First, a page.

(Reuters) - Australia said on Sunday it is stopping “undesirables” such as terrorists, paedophiles, organised criminals and drug smugglers from boarding flights to the country, defending its hardline immigration policy that has drawn criticism from rights groups.
Immigration Minister Peter Dutton said that Australian Border Force Airline Liaison Officers were operating in major transit airports to push those threats “beyond our borders”.
Where other countries “allow people to arrive and then assess the threat then”, the “Australian model” was to bar those considered a threat.
“(Liaison officers) try to identify the threats – particularly given that we’ve got foreign fighters coming back through Southeast Asia and all over – the idea is to stop them getting on planes,” the minister told the Nine Network.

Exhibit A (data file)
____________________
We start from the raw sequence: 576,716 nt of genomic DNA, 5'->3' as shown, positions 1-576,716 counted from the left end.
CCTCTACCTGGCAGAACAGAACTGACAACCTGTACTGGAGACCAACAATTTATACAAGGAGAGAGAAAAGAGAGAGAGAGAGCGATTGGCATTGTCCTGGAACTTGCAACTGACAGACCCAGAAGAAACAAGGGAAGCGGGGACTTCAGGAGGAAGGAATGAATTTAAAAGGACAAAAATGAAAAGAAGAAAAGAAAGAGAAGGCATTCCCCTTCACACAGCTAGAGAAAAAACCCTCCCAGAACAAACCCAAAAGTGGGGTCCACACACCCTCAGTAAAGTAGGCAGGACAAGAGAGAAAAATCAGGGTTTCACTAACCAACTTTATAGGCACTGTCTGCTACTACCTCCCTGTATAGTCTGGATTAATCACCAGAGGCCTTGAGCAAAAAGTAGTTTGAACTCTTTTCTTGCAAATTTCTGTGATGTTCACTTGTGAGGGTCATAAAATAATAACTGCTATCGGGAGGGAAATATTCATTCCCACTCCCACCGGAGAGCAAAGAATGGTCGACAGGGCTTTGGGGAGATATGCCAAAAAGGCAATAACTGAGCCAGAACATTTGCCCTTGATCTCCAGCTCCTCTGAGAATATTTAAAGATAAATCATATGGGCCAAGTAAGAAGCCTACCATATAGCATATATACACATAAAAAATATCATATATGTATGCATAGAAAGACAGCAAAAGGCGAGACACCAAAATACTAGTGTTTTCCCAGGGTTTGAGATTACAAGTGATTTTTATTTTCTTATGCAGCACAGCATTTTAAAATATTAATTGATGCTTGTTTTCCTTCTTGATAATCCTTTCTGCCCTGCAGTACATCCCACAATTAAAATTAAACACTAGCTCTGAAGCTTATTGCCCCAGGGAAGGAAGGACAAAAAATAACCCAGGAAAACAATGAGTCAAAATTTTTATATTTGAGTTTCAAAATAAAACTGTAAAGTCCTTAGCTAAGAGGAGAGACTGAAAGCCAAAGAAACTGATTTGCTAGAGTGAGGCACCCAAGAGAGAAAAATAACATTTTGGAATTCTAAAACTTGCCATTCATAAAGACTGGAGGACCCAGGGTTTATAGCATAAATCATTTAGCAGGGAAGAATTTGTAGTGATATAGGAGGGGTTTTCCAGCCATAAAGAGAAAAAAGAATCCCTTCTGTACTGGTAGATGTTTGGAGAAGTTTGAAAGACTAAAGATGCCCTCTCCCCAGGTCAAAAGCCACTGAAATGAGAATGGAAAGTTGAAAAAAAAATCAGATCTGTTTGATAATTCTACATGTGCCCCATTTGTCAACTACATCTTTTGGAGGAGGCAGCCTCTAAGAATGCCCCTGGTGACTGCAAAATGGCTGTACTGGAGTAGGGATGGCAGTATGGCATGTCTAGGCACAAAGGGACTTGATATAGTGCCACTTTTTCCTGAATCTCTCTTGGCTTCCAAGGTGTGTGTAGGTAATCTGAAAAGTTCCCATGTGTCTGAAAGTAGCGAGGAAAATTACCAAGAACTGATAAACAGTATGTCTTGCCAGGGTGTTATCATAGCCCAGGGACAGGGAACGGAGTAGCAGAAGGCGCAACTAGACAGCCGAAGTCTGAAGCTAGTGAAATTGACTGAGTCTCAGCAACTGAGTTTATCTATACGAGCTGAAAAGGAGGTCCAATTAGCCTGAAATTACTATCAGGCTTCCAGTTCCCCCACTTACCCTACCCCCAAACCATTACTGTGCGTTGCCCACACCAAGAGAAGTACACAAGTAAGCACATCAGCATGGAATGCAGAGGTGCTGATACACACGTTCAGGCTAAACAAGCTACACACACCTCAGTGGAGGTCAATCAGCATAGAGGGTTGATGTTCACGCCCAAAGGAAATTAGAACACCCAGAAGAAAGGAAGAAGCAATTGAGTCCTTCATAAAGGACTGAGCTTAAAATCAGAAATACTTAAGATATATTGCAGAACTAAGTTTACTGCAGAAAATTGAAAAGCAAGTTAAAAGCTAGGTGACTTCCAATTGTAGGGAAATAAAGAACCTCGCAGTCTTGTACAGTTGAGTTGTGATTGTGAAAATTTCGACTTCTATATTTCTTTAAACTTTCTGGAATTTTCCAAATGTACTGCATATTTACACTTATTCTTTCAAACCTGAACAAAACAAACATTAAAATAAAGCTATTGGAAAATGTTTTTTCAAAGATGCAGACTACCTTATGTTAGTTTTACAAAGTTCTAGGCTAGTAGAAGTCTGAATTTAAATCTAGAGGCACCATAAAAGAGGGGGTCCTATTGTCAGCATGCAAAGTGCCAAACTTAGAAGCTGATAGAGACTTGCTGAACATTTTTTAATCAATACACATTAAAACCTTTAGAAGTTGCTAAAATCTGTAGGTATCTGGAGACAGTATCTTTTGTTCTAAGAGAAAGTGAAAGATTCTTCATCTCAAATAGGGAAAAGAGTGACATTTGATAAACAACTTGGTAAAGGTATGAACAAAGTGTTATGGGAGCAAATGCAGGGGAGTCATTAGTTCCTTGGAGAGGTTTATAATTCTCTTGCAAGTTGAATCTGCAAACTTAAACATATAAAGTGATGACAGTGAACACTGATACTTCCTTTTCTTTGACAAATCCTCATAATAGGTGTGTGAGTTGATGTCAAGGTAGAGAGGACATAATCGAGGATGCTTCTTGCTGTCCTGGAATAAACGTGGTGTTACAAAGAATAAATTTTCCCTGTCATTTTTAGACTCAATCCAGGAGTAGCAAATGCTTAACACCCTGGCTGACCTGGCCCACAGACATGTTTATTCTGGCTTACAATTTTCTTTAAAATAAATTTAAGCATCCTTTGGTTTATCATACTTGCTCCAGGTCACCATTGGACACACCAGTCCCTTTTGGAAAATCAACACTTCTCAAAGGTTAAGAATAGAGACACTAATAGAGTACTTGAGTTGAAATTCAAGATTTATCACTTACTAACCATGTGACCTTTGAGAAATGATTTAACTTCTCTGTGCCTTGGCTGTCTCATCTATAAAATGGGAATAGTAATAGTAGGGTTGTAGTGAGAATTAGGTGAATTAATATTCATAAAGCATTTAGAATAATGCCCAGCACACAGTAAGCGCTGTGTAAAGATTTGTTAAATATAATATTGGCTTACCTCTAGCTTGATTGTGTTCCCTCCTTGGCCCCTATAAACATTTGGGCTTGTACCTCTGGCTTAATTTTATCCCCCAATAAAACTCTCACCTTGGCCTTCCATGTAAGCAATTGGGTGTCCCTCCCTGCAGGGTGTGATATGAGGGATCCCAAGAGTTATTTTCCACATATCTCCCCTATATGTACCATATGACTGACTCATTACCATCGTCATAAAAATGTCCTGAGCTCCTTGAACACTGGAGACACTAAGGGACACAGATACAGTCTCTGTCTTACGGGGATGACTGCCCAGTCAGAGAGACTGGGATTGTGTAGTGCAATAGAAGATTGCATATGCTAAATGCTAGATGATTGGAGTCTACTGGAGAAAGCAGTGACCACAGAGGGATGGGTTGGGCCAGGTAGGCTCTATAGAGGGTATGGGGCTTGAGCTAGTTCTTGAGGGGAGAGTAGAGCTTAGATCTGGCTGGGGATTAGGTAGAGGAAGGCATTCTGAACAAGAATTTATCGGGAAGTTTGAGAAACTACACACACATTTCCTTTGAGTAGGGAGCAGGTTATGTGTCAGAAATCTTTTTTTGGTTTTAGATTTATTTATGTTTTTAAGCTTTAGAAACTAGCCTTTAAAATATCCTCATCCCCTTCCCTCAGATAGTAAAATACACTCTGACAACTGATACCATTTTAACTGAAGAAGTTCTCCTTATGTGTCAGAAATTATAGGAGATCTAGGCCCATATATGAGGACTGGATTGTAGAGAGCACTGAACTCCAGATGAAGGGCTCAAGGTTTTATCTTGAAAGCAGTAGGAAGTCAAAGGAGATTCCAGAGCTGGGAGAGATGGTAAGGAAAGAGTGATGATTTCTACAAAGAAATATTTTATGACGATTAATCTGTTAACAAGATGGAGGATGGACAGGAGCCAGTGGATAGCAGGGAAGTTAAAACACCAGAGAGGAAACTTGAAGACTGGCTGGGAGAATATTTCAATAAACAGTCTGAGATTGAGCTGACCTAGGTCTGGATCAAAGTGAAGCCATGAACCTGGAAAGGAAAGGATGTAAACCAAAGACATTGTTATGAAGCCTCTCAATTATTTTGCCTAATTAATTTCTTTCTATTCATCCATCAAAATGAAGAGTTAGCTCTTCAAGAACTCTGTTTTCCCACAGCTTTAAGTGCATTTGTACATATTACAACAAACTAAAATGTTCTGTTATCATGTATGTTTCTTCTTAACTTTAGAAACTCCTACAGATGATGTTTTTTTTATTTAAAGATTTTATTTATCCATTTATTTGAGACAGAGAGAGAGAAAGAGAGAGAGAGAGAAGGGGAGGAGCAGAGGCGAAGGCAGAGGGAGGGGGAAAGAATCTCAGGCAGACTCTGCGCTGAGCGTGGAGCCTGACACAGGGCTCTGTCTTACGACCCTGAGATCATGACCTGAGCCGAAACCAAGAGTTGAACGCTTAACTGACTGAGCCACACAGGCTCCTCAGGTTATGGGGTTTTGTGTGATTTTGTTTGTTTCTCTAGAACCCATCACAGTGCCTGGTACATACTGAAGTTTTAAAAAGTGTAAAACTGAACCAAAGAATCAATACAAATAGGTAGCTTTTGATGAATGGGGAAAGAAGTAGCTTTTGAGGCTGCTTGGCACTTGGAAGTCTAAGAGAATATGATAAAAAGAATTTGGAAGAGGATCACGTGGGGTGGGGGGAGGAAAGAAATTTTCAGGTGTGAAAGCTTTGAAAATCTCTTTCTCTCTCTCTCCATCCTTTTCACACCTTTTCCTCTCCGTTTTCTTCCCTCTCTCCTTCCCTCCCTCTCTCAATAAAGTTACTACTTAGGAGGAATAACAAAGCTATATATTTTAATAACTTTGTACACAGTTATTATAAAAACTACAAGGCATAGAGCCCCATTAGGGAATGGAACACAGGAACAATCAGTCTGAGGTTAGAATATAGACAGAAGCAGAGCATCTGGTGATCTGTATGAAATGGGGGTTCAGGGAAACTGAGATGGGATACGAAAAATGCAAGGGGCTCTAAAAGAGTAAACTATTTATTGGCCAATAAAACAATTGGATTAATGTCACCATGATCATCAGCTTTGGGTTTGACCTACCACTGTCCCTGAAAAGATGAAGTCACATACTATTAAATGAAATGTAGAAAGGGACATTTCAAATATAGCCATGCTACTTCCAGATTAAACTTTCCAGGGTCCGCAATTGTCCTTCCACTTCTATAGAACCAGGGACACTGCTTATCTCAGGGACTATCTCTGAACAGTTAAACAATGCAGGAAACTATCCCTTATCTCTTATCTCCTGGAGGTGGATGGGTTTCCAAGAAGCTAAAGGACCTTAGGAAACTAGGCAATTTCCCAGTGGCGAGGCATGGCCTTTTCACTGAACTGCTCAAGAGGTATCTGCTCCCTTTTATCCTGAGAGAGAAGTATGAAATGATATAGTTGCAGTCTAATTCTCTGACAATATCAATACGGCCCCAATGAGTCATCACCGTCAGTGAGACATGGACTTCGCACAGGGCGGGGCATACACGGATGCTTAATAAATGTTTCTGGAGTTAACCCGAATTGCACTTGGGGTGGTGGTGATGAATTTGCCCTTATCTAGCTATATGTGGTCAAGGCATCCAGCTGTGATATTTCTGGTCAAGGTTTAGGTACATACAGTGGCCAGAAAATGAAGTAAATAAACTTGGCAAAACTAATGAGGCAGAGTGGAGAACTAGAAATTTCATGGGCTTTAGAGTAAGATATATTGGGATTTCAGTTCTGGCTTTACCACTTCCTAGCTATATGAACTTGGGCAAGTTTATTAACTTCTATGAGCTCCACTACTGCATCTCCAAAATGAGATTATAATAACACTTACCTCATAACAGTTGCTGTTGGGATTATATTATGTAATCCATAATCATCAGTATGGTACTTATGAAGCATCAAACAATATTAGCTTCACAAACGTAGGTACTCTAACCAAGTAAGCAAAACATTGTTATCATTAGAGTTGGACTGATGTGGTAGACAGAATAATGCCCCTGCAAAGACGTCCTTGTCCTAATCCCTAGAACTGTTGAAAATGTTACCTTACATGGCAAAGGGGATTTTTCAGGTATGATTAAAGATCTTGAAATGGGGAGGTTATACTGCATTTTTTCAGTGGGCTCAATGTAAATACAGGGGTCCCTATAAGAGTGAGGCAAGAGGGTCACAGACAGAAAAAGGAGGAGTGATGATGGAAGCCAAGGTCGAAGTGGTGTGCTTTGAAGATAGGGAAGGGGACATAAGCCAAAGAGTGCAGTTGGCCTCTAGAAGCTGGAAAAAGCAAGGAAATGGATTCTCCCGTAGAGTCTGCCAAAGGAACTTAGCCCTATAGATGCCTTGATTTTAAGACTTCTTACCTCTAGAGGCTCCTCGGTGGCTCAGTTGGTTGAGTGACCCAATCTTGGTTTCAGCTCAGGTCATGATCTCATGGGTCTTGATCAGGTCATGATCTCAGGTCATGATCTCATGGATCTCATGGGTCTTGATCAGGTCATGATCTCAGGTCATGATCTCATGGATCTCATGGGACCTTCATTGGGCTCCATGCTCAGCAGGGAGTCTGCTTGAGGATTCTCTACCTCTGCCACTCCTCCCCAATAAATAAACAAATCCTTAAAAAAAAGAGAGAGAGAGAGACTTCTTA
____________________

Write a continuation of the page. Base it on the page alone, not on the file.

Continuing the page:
According to media, immigration officials prevented 1,043 passengers from boarding flights to Australia since 2013.
Australia has seen the rise of nationalist, anti-immigration politics with far-right wing parties such as One Nation garnering strong public support, while the popularity of the ruling centre-right government has been languishing.
Under its policy on asylum seekers arriving by boat, Australia turns back unauthorised vessels at sea to their port of origin when it can and sends those it cannot to controversial camps in the South Pacific for long-term detention.
Earlier this year, the government announced it would raise the bar for handing out citizenships by lengthening the waiting period, adding a new “Australian values” test and raising the standard for English language as part of a shake up of its immigration programme.
Reporting by Joseph Hinchliffe; Editing by Nick Macfie